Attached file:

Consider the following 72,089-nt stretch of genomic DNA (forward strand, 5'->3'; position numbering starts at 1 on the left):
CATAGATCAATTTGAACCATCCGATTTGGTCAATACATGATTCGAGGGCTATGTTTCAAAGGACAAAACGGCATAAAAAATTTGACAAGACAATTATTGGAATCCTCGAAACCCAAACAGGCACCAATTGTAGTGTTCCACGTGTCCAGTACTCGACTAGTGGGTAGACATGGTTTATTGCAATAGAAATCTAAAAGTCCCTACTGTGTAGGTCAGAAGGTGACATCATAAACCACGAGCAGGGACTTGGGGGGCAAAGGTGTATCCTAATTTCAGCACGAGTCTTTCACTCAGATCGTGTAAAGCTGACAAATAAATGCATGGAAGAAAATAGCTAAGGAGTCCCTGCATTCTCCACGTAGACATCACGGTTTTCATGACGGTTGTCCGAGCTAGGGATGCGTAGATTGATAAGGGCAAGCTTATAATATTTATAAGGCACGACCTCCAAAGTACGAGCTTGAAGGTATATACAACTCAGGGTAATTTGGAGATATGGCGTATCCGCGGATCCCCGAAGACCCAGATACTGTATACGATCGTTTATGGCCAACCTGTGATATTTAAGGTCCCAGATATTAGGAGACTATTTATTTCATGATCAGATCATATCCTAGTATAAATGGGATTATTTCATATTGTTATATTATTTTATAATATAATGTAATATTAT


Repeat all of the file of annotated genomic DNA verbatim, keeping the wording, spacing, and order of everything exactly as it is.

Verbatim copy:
Consider the following 72,089-nt stretch of genomic DNA (forward strand, 5'->3'; position numbering starts at 1 on the left):
CATAGATCAATTTGAACCATCCGATTTGGTCAATACATGATTCGAGGGCTATGTTTCAAAGGACAAAACGGCATAAAAAATTTGACAAGACAATTATTGGAATCCTCGAAACCCAAACAGGCACCAATTGTAGTGTTCCACGTGTCCAGTACTCGACTAGTGGGTAGACATGGTTTATTGCAATAGAAATCTAAAAGTCCCTACTGTGTAGGTCAGAAGGTGACATCATAAACCACGAGCAGGGACTTGGGGGGCAAAGGTGTATCCTAATTTCAGCACGAGTCTTTCACTCAGATCGTGTAAAGCTGACAAATAAATGCATGGAAGAAAATAGCTAAGGAGTCCCTGCATTCTCCACGTAGACATCACGGTTTTCATGACGGTTGTCCGAGCTAGGGATGCGTAGATTGATAAGGGCAAGCTTATAATATTTATAAGGCACGACCTCCAAAGTACGAGCTTGAAGGTATATACAACTCAGGGTAATTTGGAGATATGGCGTATCCGCGGATCCCCGAAGACCCAGATACTGTATACGATCGTTTATGGCCAACCTGTGATATTTAAGGTCCCAGATATTAGGAGACTATTTATTTCATGATCAGATCATATCCTAGTATAAATGGGATTATTTCATATTGTTATATTATTTTATAATATAATGTAATATTAT